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Tom Bowman - Practical Prospecting

Playmaker Forum 2.0 | 2014 Houston

Playmaker Forum 2.0 | 2014 Houston


Practical Prospecting: Past, Present and Future in the Eagle Ford Formation. Presented by Tom Bowman at Playmaker 2.0 Forum in Houston, Texas on 23 January, 2014.

The oil and gas exploration and production industry is one of the world’s largest industries, and the industry has cycled through many changes since retired railroad conductor Edwin Drake struck oil in 1859 in Titusville, Pennsylvania and touched off the modern oil industry. There may be no other industry today that demands a more diverse set of human, technological, scientific and political, capabilities than the oil and gas exploration and production industry. Competition for natural resources has driven companies to explore and produce in harsh, remote and even hostile locations, and develop modern technologies to overcome and develop the modern era of the industry. And as the environment grows more diverse and unforgiving and the challenges more complex, the skilled prospectors are aging and are growing scarce. Currently the industry is seeing an upturn, but with price fluctuations, industry and technology challenges the indus try has seen its share of good and bad times. As the oil and gas industry evolves into this next phase of oil and gas development, a phase predicated by the use of closely spaced horizontal wells that are drilled into low permeability formations and the extraction of oil and gas are enhanced with the application of hydraulic stimulation (or permeability enhancement), there are many new obstacles to overcome.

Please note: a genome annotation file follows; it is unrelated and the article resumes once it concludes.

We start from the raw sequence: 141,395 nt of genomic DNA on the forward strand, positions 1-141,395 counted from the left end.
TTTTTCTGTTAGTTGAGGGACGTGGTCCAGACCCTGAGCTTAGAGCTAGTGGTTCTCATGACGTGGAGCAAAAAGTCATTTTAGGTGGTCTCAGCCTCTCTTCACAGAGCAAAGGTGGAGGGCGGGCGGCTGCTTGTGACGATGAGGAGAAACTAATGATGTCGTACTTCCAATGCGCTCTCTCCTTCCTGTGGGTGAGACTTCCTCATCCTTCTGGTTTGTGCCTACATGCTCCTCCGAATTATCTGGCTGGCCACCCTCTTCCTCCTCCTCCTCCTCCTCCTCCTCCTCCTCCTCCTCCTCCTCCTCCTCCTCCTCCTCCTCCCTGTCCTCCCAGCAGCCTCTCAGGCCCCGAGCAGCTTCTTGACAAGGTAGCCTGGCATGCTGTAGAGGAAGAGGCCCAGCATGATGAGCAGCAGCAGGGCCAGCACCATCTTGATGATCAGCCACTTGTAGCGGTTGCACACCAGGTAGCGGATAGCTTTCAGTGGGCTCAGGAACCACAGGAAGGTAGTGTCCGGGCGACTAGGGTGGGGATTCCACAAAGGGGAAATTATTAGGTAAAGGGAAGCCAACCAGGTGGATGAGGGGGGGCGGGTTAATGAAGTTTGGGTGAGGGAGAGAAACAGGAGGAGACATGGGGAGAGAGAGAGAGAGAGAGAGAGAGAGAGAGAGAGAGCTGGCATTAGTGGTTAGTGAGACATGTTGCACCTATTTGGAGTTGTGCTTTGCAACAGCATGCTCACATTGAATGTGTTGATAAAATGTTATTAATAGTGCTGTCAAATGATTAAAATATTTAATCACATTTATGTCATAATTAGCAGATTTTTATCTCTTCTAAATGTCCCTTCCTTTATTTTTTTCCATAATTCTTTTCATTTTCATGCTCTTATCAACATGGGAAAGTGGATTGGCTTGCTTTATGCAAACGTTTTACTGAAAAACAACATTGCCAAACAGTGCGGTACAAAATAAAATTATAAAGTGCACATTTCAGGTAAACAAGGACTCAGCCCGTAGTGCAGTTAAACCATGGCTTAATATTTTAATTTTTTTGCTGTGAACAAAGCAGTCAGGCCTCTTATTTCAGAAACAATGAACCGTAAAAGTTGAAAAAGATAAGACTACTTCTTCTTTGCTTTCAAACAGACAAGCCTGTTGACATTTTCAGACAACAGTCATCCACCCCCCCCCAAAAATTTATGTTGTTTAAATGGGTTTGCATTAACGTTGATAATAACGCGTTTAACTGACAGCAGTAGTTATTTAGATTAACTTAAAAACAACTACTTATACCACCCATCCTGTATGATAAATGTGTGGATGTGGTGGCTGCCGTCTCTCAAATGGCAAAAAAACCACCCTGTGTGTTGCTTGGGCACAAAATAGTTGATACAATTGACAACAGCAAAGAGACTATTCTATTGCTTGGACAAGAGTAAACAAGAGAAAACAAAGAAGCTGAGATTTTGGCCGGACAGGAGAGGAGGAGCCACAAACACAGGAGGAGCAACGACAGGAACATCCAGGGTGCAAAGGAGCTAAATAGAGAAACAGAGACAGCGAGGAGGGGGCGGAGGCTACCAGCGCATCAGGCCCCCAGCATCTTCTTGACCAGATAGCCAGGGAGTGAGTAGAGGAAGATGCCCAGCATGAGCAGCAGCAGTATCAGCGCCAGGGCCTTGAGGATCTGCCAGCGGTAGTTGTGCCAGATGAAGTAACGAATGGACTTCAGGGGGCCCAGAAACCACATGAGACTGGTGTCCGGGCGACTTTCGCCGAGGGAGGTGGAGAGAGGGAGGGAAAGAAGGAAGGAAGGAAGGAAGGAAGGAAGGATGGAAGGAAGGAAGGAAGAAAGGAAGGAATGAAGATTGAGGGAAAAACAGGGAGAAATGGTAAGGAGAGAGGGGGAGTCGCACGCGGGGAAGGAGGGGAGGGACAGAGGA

For the first of many decades, the industry was focused on generating individual prospects for developing oil and gas. Early oil and gas prospectors would take geologic ideas, do the research, expand and map the prospects, acquire geophysical support data, seek approvals, acquire leases and then permit and drill the wells. As completion technologies have changed (i.e. hydraulic stimulation) the modern prospector appears to be going by the way-side; or has the prospectors job changed? What technologies are expected from this change in the industry and how does this affect the modern prospect generator? How does the industry maintain the skills for future prospect generators to be fostered, mentored and matured? A look back at the industry timeline and a review of a few of the modern mega-giant unconventional resource plays may answer these questions and help advance prospectors for this and even the next age of the oil and gas industry.

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